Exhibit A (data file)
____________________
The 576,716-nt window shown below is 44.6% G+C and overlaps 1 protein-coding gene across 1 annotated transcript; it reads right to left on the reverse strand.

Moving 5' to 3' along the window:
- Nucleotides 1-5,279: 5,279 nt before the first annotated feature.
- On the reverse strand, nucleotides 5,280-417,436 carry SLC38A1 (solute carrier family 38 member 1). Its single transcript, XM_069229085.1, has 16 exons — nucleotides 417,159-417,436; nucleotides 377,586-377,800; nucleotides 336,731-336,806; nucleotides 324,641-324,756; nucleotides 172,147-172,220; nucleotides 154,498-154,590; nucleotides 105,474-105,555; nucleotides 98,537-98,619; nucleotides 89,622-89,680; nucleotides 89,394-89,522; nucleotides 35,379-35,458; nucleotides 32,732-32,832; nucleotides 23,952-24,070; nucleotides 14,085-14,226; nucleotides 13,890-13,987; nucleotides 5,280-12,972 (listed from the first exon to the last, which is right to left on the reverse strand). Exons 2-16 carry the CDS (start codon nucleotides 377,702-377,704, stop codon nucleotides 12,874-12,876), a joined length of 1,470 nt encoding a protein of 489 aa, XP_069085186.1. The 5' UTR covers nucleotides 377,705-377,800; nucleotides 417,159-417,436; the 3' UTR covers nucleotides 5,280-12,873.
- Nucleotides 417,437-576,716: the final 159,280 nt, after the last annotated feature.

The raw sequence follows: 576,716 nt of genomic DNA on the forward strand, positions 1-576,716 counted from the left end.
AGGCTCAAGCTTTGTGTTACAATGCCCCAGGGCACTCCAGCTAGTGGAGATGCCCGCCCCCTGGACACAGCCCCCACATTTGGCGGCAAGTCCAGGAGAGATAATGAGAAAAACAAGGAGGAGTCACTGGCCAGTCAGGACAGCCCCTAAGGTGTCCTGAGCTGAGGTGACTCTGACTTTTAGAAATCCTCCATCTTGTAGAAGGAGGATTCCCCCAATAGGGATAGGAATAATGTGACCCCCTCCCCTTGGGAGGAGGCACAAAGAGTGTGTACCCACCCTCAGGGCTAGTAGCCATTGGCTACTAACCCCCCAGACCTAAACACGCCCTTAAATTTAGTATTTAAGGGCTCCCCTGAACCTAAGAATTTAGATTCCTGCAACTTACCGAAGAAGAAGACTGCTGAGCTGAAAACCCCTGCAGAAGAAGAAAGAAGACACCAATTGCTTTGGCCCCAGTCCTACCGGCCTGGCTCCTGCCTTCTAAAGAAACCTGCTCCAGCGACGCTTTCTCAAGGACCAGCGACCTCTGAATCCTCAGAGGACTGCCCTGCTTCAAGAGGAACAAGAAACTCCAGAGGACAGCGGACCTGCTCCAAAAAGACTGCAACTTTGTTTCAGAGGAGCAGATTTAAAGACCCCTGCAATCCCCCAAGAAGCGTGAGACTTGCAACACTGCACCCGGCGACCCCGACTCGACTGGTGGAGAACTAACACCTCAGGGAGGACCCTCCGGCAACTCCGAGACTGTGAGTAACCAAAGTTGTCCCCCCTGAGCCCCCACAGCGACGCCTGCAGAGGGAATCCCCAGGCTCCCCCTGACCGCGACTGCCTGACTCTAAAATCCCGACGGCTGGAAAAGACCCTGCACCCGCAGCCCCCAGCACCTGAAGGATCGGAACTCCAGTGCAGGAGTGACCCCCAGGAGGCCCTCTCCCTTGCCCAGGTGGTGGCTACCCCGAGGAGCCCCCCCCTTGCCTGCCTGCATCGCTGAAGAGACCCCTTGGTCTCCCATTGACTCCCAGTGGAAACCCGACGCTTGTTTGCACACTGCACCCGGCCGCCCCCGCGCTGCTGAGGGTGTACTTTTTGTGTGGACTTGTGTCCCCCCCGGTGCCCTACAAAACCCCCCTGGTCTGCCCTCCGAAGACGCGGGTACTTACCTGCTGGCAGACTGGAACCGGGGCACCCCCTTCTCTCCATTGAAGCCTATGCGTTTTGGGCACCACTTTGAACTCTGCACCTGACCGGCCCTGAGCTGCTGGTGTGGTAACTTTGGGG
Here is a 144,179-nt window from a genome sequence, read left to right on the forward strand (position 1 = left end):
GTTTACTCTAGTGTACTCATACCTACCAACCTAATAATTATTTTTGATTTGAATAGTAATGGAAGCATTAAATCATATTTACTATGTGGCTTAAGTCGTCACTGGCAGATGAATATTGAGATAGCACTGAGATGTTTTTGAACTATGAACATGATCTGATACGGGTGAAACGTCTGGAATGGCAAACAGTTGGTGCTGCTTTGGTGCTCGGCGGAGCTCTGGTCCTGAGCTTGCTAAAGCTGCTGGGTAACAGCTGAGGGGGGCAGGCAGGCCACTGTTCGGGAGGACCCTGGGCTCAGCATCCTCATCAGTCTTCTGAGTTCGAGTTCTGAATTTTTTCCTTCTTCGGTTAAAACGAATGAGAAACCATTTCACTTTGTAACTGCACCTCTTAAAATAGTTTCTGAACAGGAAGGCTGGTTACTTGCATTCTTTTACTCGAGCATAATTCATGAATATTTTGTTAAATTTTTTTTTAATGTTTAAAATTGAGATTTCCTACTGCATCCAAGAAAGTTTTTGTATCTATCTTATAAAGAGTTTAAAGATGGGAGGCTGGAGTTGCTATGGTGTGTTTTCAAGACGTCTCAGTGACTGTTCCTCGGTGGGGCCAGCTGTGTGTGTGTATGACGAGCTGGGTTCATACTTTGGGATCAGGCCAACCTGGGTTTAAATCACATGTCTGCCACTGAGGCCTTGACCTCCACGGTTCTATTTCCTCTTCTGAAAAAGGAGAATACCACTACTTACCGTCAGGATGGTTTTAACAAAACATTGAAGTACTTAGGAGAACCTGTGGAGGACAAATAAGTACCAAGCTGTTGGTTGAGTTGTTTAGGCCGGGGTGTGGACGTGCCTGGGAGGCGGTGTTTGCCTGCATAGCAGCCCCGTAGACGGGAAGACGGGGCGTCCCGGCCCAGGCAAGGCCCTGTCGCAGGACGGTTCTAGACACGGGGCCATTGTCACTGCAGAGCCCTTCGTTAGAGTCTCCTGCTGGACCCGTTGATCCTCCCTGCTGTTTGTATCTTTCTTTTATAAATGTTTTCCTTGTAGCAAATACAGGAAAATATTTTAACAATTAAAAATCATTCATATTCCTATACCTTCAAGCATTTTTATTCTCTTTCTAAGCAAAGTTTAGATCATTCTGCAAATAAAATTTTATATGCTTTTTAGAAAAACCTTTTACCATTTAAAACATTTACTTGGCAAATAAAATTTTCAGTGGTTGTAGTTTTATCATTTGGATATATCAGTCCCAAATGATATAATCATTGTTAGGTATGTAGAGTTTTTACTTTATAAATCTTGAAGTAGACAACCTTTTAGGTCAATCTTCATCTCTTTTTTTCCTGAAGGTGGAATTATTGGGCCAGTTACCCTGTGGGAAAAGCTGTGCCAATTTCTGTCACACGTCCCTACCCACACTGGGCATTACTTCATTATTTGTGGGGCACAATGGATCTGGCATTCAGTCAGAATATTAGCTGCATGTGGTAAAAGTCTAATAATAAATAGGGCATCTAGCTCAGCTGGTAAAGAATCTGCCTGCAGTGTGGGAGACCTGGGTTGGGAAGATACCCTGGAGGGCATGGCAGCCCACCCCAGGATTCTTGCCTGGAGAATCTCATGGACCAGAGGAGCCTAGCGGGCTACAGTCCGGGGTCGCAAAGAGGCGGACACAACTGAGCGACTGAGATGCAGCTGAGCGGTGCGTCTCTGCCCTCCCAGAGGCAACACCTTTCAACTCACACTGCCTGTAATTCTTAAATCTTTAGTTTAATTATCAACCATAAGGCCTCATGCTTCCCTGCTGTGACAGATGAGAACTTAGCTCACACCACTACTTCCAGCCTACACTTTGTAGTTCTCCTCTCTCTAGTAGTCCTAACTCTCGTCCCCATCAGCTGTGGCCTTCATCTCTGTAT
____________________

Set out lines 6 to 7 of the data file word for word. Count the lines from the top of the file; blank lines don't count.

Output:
The raw sequence follows: 576,716 nt of genomic DNA on the forward strand, positions 1-576,716 counted from the left end.
AGGCTCAAGCTTTGTGTTACAATGCCCCAGGGCACTCCAGCTAGTGGAGATGCCCGCCCCCTGGACACAGCCCCCACATTTGGCGGCAAGTCCAGGAGAGATAATGAGAAAAACAAGGAGGAGTCACTGGCCAGTCAGGACAGCCCCTAAGGTGTCCTGAGCTGAGGTGACTCTGACTTTTAGAAATCCTCCATCTTGTAGAAGGAGGATTCCCCCAATAGGGATAGGAATAATGTGACCCCCTCCCCTTGGGAGGAGGCACAAAGAGTGTGTACCCACCCTCAGGGCTAGTAGCCATTGGCTACTAACCCCCCAGACCTAAACACGCCCTTAAATTTAGTATTTAAGGGCTCCCCTGAACCTAAGAATTTAGATTCCTGCAACTTACCGAAGAAGAAGACTGCTGAGCTGAAAACCCCTGCAGAAGAAGAAAGAAGACACCAATTGCTTTGGCCCCAGTCCTACCGGCCTGGCTCCTGCCTTCTAAAGAAACCTGCTCCAGCGACGCTTTCTCAAGGACCAGCGACCTCTGAATCCTCAGAGGACTGCCCTGCTTCAAGAGGAACAAGAAACTCCAGAGGACAGCGGACCTGCTCCAAAAAGACTGCAACTTTGTTTCAGAGGAGCAGATTTAAAGACCCCTGCAATCCCCCAAGAAGCGTGAGACTTGCAACACTGCACCCGGCGACCCCGACTCGACTGGTGGAGAACTAACACCTCAGGGAGGACCCTCCGGCAACTCCGAGACTGTGAGTAACCAAAGTTGTCCCCCCTGAGCCCCCACAGCGACGCCTGCAGAGGGAATCCCCAGGCTCCCCCTGACCGCGACTGCCTGACTCTAAAATCCCGACGGCTGGAAAAGACCCTGCACCCGCAGCCCCCAGCACCTGAAGGATCGGAACTCCAGTGCAGGAGTGACCCCCAGGAGGCCCTCTCCCTTGCCCAGGTGGTGGCTACCCCGAGGAGCCCCCCCCTTGCCTGCCTGCATCGCTGAAGAGACCCCTTGGTCTCCCATTGACTCCCAGTGGAAACCCGACGCTTGTTTGCACACTGCACCCGGCCGCCCCCGCGCTGCTGAGGGTGTACTTTTTGTGTGGACTTGTGTCCCCCCCGGTGCCCTACAAAACCCCCCTGGTCTGCCCTCCGAAGACGCGGGTACTTACCTGCTGGCAGACTGGAACCGGGGCACCCCCTTCTCTCCATTGAAGCCTATGCGTTTTGGGCACCACTTTGAACTCTGCACCTGACCGGCCCTGAGCTGCTGGTGTGGTAACTTTGGGG